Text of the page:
Jode, too, manages to rise in interestingness above the level of standard homicidal Who second, although his eventual fate's pretty much written all over him from the beginning. As for Fatboy, again, the fact that he's the bomb is obviously supposed to be a surprise, although Baxendale doesn't exactly do a lot to disguise it. (Note for the historically impaired: the two bombs detonated at Hiroshima and Nagasaki were named Little Boy and Fat Man.)

As for the regulars, they're mostly annoying. Baxendale's obviously doing his best to portray the "new" Doctor, but he has him swinging so violently between concern and indifference that he's totally unconvincing. Mysterious the new Doctor might be, but there's no logical reason why he'd be weeping over wasps and refusing to kill Rigby one minute, then urging his companions to kill someone the next. And his scrupulousness at not killing Rigby after he's set out to do that very thing is not only unbelievable, but fantastically irritating. It's an artificial device to drag the plot out to the requisite length, and it's horrible. Baxendale also fails to convince us that the Doctor's so charismatic that he can get from languishing in a prison cell to performing an official autopsy in one easy step. That kind of stuff seemed convincing enough in Talons, but Baxendale just doesn't do enough work to make it believable here. And the Doctor attacking Fatboy just before the four-minute mark, when he knows perfectly well that in another few seconds Fatboy won't be able to resist, is another wildly unlikely plot contrivance.

As for Fitz, despite the sickeningly flowery prose about "the two friends", he's redundant. Anji, too, is hardly any more necessary, which makes us wonder if this book was originally pitched for the Earth arc sans companions. Anji at least is slightly interesting, although she too is inconsistent, hardheaded and practical one minute and then, bizarrely, complaining to the Doctor the next about the fact that he tricked Rigby.

The story itself is predictable from go to whoa, padded with pointless action sequences like the ghastly sub-Bondian train roof chase. Someone gets possessed. More people get possessed. Lots of people die. Look out, they've got a bomb! In other words, business very much as usual.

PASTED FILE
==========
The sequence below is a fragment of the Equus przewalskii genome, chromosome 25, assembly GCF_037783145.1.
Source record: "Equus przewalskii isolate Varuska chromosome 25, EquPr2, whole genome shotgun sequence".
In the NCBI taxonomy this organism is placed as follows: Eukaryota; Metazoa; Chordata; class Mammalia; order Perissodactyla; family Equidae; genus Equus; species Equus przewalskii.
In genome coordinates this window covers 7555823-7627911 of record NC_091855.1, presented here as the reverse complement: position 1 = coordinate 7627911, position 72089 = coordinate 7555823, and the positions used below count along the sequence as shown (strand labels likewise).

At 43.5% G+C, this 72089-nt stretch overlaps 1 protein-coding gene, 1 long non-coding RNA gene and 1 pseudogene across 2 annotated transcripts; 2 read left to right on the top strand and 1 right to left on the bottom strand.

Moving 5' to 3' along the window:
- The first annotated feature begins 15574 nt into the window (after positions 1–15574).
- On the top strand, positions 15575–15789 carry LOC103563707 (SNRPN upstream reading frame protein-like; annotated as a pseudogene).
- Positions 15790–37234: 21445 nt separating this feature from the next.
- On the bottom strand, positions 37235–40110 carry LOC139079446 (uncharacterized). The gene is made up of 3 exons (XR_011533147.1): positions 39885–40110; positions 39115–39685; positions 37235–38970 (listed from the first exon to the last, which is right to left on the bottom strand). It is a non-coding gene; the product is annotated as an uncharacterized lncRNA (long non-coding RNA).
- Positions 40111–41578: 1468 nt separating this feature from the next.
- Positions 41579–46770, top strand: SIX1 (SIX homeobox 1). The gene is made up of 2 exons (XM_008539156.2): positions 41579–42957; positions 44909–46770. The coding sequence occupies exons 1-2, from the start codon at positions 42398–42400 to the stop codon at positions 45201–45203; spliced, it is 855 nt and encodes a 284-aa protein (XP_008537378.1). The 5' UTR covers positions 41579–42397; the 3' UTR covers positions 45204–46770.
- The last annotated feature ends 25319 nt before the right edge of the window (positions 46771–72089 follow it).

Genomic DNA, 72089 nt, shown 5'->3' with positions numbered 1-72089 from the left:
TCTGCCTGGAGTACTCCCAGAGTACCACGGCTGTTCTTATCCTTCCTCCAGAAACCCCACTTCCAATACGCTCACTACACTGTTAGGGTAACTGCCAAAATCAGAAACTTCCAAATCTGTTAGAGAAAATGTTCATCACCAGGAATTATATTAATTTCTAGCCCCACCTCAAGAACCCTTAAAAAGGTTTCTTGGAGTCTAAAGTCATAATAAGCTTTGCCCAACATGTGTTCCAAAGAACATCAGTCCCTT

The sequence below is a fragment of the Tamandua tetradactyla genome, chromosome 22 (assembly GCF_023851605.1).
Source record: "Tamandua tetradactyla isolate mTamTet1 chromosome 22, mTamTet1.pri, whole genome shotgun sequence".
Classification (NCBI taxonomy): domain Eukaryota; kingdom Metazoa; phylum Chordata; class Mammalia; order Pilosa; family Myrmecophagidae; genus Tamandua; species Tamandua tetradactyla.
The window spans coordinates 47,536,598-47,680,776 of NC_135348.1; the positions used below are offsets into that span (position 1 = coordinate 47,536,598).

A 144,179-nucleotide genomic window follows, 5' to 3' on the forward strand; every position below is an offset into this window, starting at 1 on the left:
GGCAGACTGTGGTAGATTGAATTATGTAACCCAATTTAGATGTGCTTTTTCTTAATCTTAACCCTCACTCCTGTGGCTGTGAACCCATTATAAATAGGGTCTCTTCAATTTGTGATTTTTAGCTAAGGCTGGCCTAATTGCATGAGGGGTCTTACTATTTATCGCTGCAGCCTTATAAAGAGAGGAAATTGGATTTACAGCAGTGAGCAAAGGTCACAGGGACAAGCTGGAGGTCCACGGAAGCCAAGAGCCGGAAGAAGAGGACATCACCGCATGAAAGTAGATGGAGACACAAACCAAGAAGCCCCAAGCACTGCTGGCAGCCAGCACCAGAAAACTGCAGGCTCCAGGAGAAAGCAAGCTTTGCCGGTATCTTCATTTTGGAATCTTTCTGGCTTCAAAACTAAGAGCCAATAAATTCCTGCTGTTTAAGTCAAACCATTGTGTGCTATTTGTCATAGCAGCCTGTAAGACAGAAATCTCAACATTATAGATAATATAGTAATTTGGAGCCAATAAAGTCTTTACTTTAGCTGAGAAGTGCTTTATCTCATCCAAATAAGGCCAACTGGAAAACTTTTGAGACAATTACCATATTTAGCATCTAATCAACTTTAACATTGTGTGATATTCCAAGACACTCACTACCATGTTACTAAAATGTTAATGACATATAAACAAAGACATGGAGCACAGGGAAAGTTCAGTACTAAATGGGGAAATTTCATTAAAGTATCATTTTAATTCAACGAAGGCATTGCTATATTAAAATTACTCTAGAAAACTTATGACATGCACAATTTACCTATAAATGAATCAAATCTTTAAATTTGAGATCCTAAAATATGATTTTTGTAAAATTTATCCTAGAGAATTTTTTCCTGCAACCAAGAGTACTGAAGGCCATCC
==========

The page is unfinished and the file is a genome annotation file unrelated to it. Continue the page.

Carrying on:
And to add insult to injury, Baxendale just can't write. We hope he'll be spending some of his royalties on a how-to book or two, because God knows, he needs them. His viewpoint in particular is all over the place: one minute he's lecturing the reader as an omniscient narrator ("broken - that is, unhinged just forward of the trigger guard"), the next he's in Liam's head ("it was large and heavy..."), then in the very same sentence he's dashing out to describe Liam from the outside ("...in his small hand"). Who said that? It's the viewpoint mangling more than anything else that makes his prose so amateurish, but other things don't help either, such as his tendency to tell rather than show ("she was furious") and his overuse of exclamation marks and ellipses. As we've said before, these are real books with real cover prices. Is it too much to ask that they contain real writing?

Bad, bad, bad.

Random annoyances:

"Mano a mano"? In an English village in the 1930s? Yeah, right.

When Anji draws a fake moustache and eyebrows on Fitz, how come he can't tell what she's doing until he looks in a mirror?

"Doctor who?" Unforgivable.

Why is the Doctor faffing about creating some advanced psionic gun thingy then using it to stun the wasps? Wouldn't a can of flyspray be easier?